For the first time in a month of unprecedented anti-government protests, Serbian President Slobodan Milosevic confronted some of his accusers today after they arrived in Belgrade, feet blistered and exhausted, at the end of a 148-mile trek to his office.

Eyes swollen from lack of sleep but spirits buoyed by pats on the back and a roast pig presented to them by peasants along the way, three students stumbled sleepily into Milosevic's gray office building and spent 15 minutes with a man whom hundreds of thousands of Serbs accuse of masterminding electoral fraud.

In a cavernous room that echoed with the roar of a demonstration outside, the students gave Milosevic a letter demanding that he restore the electoral victory of a coalition of five opposition parties in their home town, Nis, south of Belgrade. Nis is just one of several cities in Serbia, including Belgrade, where Milosevic's Socialist Party allegedly stole opposition victories in municipal elections on Nov. 17, touching off widespread street protests.

"As we do not want to have another civil war in Serbia and we are determined not to have a dictatorship in this country, we are appealing to you to return to the rule of law," a drowsy Nikola Bozinovic, 23, an electrical engineering student, told the president.

Milosevic promised to look into their complaints and then switched topics and accused the students of being manipulated by a political opposition group, which he said is attempting to curry favor with the West.

"It is perfectly clear no matter how strongly your leaders are asking for help from abroad, Serbia will not be ruled by foreign hands," Milosevic intoned, echoing the xenophobic line churned out by his state-run media. "Serbia is its own master. . . . Our country can be a good partner but should not be anyone's slave."

The short meeting in a vast chamber of the Serbian presidential palace was another sign that Milosevic may be preparing to back down from his month-long standoff with the protesters and hand administrative control of several towns to the opposition coalition, known as Together. Two courts, both controlled by Milosevic, have already ordered vote recounts in Nis, Serbia's second-largest city, and Smederevska Palanka, 30 miles southeast of Belgrade. No steps, however, have been taken to ratify Together's election victory in Belgrade, the capital, which was nullified by a court ruling.

The meeting with Milosevic touched off a split within Serbia's student protest movement, a key element in the anti-government ferment. Students from Belgrade universities opposed the meeting, saying the Nis students would be made to look foolish on state-run television -- as occurred in June 1992 when a meeting of students with Milosevic took the steam out of earlier demonstrations. Belgrade students said they wanted foreign television crews to be allowed into the hall to film the event to prevent Milosevic's propaganda aides from censoring it to his advantage.

But the Nis students said they had walked too far and too long not to sit with the president. They also interrupted Milosevic at least four times "to try to make it difficult for them to edit the tape," Bozinovic said.

Tonight, TV Serbia led its news broadcast with several minutes on Milosevic's meeting with the students. While the president dominated the meeting, the students held their own -- talking back to Milosevic but not appearing disrespectful or rude.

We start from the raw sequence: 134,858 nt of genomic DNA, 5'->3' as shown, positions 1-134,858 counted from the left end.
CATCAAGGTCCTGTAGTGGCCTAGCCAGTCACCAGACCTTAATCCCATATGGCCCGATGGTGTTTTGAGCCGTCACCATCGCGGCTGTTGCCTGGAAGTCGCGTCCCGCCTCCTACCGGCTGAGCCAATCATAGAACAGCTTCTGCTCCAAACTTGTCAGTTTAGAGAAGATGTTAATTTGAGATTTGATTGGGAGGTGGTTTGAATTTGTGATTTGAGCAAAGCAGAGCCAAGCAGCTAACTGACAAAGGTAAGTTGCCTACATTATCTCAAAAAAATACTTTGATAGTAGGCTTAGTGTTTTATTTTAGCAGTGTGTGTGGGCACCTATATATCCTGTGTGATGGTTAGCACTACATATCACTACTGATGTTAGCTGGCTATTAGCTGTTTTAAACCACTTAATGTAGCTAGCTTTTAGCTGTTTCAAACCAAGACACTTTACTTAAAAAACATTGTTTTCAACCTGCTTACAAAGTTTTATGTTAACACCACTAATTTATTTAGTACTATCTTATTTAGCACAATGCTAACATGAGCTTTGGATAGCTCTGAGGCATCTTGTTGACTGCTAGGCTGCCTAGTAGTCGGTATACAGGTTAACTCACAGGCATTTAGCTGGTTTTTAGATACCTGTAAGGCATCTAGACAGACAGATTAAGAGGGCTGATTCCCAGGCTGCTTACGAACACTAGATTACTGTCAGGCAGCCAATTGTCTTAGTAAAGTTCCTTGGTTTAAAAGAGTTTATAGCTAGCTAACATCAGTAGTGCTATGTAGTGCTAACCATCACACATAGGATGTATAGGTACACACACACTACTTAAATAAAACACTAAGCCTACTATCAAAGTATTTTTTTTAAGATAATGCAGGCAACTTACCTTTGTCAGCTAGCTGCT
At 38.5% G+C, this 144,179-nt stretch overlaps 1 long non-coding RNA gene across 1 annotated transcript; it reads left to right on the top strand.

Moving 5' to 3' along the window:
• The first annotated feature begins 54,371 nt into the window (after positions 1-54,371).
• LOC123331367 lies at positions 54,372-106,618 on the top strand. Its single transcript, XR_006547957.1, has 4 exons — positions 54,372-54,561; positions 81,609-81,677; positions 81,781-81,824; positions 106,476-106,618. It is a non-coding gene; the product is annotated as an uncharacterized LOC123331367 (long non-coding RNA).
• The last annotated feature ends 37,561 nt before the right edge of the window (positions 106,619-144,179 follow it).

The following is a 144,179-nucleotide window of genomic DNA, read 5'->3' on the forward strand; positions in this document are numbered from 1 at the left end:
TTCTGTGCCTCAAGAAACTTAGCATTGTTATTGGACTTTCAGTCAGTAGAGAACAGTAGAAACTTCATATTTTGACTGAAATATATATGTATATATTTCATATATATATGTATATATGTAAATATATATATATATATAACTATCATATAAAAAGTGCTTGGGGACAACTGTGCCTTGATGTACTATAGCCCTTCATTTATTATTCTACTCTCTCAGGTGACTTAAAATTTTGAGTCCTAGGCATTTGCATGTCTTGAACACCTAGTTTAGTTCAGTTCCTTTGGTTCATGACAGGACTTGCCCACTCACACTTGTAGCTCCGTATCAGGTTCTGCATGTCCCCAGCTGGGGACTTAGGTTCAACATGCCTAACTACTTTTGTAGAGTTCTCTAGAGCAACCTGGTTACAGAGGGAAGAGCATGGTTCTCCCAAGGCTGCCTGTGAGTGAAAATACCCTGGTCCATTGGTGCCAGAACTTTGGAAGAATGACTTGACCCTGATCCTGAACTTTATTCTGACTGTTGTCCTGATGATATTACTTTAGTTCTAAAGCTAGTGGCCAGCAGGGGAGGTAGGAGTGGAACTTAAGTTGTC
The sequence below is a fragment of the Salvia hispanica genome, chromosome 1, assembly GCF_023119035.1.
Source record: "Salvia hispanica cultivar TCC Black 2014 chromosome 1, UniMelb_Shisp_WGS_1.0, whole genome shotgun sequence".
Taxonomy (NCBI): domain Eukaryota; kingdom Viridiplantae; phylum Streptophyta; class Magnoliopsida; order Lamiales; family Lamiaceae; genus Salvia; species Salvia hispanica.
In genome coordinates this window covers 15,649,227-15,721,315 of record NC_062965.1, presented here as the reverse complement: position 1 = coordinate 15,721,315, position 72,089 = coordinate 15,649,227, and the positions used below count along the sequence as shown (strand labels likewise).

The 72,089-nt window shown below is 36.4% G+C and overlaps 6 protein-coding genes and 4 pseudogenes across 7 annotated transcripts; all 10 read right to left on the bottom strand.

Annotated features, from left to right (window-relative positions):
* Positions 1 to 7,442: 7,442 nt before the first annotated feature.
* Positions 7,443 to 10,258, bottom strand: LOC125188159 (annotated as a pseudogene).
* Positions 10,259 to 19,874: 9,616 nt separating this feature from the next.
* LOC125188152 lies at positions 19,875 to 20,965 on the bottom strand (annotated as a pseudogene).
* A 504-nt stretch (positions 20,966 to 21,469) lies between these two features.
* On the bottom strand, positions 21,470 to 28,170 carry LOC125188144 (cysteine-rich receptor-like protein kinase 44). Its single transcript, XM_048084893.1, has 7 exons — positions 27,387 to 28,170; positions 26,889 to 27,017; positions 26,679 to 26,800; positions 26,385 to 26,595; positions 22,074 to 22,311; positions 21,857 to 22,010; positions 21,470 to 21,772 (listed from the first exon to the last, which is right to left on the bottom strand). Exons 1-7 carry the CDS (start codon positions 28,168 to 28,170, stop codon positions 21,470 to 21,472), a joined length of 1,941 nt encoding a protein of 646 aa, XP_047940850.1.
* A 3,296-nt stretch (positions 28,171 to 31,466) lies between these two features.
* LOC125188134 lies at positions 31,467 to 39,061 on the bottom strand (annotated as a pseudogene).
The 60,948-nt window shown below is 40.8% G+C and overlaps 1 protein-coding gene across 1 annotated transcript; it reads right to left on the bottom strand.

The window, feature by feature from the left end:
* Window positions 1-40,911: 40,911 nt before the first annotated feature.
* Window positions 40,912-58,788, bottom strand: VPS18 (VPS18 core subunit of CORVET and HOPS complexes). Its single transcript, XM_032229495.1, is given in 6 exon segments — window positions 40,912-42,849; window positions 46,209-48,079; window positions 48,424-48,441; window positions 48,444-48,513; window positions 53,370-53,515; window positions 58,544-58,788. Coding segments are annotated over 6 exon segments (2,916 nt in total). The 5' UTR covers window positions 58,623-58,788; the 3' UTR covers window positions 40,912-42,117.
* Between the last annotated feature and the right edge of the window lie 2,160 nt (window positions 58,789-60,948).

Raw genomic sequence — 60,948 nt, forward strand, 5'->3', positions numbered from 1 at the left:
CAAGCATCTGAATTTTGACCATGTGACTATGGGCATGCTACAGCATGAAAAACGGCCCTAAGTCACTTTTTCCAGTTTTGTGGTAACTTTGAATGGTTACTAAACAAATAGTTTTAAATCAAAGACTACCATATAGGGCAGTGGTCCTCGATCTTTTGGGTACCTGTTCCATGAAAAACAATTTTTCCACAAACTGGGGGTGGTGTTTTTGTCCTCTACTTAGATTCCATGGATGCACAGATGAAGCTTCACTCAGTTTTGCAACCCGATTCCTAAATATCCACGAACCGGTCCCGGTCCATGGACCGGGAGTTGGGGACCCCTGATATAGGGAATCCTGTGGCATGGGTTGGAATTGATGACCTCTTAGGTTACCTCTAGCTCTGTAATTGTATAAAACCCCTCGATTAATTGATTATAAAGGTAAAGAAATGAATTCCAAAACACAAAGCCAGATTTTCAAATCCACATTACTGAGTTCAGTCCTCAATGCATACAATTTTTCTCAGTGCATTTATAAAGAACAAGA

The meeting highlighted the growing importance of Serbian students to the protests. While Serbia's state-run news media lambastes the Together coalition nightly, it has yet to criticize the students; at worst, it has accused them of being naive. One reason for the students' growing influence is that their movement has avoided direct support for the Together coalition. Of the 17 people who took part in the Nis-Belgrade trek, Bozinovic said in an interview, only two had any affiliation with a political party.

"It is great that we are neutral," agreed Uros Bobic, 20, a drama student from Belgrade and one of the leaders of the Belgrade student rallies. "We want to show we are citizens of this country with the right to vote and choose. We also want to show the opposition that the moment they start acting like Milosevic we will rise up again."

All sides have courted the students since mass protests began in Nis and Belgrade a month ago. The Together coalition regularly donates food to the Belgrade students and has tried to persuade them to merge their demonstrations with the coalition's. So far, they have declined.

Serbian nationalist organizations also have tried to win the students to their agenda, but among the young there is little nationalist fervor of the sort that has swept this republic over the last five years. "We are finished with most of that stuff," said Katarina Kostic, 23, a music student. "Sure, some crazy guy will suggest us to do something like send a message to the Bosnian Serbs, but we always vote him down."

The Nis students said their march to Belgrade was rough but exhilarating. Setting out at noon Sunday, they walked in groups of three, rotating every four hours. While some walked, others napped in a van that traveled behind them. One of them, Nikola Pejovic, 21, said what touched him most was the support the group received along the way. "People were cheering us as we walked up the highway, honking horns, waving," he said. "We felt like heroes." CAPTION: A group of Serbian workers added to the anti-government climate in Belgrade yesterday with a rally opposing a labor bill they claim would cut 800,000 jobs. CAPTION: Milosevic reads a protest statement delivered to him by student organizer Nikola Bozinovic, who took part in a 148-mile march from Nis to Belgrade.